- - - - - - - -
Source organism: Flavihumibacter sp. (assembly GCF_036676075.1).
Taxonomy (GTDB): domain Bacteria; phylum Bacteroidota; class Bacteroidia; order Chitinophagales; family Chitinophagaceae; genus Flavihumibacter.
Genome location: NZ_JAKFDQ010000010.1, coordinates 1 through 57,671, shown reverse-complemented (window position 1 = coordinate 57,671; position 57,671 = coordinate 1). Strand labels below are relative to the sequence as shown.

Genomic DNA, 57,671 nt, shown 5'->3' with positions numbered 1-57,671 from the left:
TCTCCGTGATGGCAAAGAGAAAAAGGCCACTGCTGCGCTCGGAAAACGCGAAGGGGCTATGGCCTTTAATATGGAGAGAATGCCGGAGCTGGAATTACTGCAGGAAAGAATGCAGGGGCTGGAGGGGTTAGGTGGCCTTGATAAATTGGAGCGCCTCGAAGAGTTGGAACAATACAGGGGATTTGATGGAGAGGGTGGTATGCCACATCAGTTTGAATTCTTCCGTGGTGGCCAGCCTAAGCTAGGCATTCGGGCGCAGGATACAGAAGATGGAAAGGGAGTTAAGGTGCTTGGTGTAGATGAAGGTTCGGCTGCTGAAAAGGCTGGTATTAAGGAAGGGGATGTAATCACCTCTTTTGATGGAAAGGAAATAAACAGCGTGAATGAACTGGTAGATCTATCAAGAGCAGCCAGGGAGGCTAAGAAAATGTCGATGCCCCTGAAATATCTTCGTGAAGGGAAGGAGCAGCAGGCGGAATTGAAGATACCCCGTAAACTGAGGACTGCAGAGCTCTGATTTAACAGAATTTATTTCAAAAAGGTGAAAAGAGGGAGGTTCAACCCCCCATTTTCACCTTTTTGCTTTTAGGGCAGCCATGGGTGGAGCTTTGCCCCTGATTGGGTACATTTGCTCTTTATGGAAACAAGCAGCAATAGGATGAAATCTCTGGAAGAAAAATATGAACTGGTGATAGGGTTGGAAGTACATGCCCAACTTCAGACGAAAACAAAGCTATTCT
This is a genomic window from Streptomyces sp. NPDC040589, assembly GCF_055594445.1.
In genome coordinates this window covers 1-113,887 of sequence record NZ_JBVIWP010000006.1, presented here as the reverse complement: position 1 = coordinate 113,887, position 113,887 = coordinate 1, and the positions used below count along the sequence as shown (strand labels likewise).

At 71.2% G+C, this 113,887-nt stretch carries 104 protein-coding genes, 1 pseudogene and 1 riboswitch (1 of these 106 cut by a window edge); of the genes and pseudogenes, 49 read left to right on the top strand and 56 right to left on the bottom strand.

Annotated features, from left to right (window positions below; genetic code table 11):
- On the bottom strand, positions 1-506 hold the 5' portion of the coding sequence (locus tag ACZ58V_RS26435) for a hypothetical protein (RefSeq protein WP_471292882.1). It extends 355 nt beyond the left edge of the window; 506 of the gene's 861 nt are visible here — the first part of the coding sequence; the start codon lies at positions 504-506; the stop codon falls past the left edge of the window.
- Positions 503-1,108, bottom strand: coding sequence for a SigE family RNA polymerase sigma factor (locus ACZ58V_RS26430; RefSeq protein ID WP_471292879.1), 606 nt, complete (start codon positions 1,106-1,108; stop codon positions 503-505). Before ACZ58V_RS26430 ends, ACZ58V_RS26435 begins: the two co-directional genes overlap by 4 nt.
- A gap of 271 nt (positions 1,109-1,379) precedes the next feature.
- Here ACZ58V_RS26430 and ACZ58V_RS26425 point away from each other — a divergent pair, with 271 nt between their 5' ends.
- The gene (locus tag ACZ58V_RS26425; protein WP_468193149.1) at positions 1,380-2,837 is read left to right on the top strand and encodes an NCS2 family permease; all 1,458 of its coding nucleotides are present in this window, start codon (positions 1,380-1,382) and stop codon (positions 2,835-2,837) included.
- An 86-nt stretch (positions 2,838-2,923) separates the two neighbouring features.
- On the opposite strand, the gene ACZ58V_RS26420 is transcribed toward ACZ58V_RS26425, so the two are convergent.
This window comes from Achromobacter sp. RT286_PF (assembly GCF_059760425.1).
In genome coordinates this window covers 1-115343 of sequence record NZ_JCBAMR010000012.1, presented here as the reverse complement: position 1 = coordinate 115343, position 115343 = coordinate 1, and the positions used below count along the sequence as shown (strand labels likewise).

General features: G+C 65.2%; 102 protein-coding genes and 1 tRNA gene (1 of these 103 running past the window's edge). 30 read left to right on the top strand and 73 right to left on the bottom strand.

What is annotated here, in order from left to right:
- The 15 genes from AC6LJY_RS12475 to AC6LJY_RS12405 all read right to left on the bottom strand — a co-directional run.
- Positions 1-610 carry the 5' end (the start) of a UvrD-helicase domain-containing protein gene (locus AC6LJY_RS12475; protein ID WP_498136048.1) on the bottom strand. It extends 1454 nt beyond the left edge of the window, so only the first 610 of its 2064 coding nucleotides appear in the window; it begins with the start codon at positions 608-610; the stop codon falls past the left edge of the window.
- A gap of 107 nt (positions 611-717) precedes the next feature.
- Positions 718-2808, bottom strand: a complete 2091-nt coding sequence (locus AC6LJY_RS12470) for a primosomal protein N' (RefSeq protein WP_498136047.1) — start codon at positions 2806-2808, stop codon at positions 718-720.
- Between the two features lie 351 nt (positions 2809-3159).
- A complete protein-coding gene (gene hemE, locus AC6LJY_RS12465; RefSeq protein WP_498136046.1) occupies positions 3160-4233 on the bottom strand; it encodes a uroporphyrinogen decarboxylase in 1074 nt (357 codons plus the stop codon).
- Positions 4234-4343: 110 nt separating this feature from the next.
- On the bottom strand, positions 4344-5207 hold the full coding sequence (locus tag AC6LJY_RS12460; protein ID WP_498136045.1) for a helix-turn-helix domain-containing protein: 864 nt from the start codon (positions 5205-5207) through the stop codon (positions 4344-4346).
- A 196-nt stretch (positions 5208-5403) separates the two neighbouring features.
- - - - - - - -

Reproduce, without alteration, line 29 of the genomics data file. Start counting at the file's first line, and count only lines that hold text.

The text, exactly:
- A 196-nt stretch (positions 5208-5403) separates the two neighbouring features.